Dr. Fukuta was, of course, interested in Weather Modification, since it allowed the freest exercise of skills:  academic and technical skills, plus public interaction.  He had occasional interactions with several contractors and businesses:

  • North American Weather Consultants in Centerfield, UT;
  • Atmospherics, Inc., in Fresno, CA;
  • Fog Seeding, Inc., and:
  • Majestic Air Services, (both located at the Salt Lake City, UT, airport). 

Dr. Fukuta tried to clear the regulatory field for his Weather Modification efforts.  In 1989, Dr. Fukuta had legislation sponsored for him in the Utah State Senate that expanded the scope of governmental immunity in the event his weather modification efforts caused an accident.  This bill[ii] read, in part:
Immunity from suit of all governmental entities is waived for injury proximately caused by a negligent act or omission of an employee committed within the scope of employment (with exceptions).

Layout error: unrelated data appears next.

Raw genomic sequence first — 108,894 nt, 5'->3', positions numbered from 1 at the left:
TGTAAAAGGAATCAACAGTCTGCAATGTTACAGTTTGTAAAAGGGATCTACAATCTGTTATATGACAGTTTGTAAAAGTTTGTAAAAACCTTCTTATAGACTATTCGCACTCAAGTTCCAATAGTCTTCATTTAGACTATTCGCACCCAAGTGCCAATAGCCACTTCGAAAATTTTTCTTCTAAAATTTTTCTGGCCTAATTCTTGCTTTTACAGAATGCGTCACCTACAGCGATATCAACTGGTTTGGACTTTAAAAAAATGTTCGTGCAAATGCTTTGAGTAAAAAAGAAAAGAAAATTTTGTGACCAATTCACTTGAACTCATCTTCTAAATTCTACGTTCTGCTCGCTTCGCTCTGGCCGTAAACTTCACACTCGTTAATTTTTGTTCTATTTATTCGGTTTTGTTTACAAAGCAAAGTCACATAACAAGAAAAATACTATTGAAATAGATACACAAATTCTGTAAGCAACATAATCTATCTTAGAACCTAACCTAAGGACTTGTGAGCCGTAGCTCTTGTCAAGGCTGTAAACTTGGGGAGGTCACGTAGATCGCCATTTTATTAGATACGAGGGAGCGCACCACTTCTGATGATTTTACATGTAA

I don’t know if the Utah legislators realized what the unintended consequences of this bill might be.  An article in the Utah Daily Chronicle states that fear of lawsuits stemming from snowfall was the impetus for the law passed in the Utah legislature.[iii]  Nevertheless, I always figured this legislation was intended to help avoid liability in the event a plane carrying myself and several others crashed.  At the time, we were planning to dangle a hose out of a plane and fly at very low altitudes over the Salt Lake City urban area.  It is not hard to imagine how the dangling hose could get entangled on a power line, and cause loss of life.  Fortunately, we never got the chance to “test-drive” this statute.